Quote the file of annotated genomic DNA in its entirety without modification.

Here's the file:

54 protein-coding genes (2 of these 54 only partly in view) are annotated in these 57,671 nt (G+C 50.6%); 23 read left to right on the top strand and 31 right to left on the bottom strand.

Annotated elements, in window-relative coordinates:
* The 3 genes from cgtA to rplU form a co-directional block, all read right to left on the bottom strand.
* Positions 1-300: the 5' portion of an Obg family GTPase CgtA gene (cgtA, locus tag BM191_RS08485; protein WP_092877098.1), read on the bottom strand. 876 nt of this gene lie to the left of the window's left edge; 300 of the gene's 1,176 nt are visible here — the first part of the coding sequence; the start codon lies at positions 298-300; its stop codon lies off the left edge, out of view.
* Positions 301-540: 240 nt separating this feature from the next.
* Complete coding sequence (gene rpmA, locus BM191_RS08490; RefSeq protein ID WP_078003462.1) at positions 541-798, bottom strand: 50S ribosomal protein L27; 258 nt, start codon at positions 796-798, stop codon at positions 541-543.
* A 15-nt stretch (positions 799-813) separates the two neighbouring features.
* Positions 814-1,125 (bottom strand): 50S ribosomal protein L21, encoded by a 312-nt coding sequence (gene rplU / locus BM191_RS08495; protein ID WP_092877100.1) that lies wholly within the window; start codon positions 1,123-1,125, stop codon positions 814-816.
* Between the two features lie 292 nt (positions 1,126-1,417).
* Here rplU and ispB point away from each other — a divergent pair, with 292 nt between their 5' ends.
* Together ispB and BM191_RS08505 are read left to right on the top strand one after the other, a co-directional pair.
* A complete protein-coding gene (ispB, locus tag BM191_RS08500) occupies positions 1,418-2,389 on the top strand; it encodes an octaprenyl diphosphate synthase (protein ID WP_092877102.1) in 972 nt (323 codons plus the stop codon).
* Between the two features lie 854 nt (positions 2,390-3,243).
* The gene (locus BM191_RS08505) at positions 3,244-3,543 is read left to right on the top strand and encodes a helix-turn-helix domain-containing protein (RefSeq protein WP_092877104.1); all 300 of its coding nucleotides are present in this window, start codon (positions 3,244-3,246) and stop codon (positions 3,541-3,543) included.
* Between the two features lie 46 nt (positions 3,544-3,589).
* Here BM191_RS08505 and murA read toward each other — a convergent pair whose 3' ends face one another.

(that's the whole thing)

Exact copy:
54 protein-coding genes (2 of these 54 only partly in view) are annotated in these 57,671 nt (G+C 50.6%); 23 read left to right on the top strand and 31 right to left on the bottom strand.

Annotated elements, in window-relative coordinates:
* The 3 genes from cgtA to rplU form a co-directional block, all read right to left on the bottom strand.
* Positions 1-300: the 5' portion of an Obg family GTPase CgtA gene (cgtA, locus tag BM191_RS08485; protein WP_092877098.1), read on the bottom strand. 876 nt of this gene lie to the left of the window's left edge; 300 of the gene's 1,176 nt are visible here — the first part of the coding sequence; the start codon lies at positions 298-300; its stop codon lies off the left edge, out of view.
* Positions 301-540: 240 nt separating this feature from the next.
* Complete coding sequence (gene rpmA, locus BM191_RS08490; RefSeq protein ID WP_078003462.1) at positions 541-798, bottom strand: 50S ribosomal protein L27; 258 nt, start codon at positions 796-798, stop codon at positions 541-543.
* A 15-nt stretch (positions 799-813) separates the two neighbouring features.
* Positions 814-1,125 (bottom strand): 50S ribosomal protein L21, encoded by a 312-nt coding sequence (gene rplU / locus BM191_RS08495; protein ID WP_092877100.1) that lies wholly within the window; start codon positions 1,123-1,125, stop codon positions 814-816.
* Between the two features lie 292 nt (positions 1,126-1,417).
* Here rplU and ispB point away from each other — a divergent pair, with 292 nt between their 5' ends.
* Together ispB and BM191_RS08505 are read left to right on the top strand one after the other, a co-directional pair.
* A complete protein-coding gene (ispB, locus tag BM191_RS08500) occupies positions 1,418-2,389 on the top strand; it encodes an octaprenyl diphosphate synthase (protein ID WP_092877102.1) in 972 nt (323 codons plus the stop codon).
* Between the two features lie 854 nt (positions 2,390-3,243).
* The gene (locus BM191_RS08505) at positions 3,244-3,543 is read left to right on the top strand and encodes a helix-turn-helix domain-containing protein (RefSeq protein WP_092877104.1); all 300 of its coding nucleotides are present in this window, start codon (positions 3,244-3,246) and stop codon (positions 3,541-3,543) included.
* Between the two features lie 46 nt (positions 3,544-3,589).
* Here BM191_RS08505 and murA read toward each other — a convergent pair whose 3' ends face one another.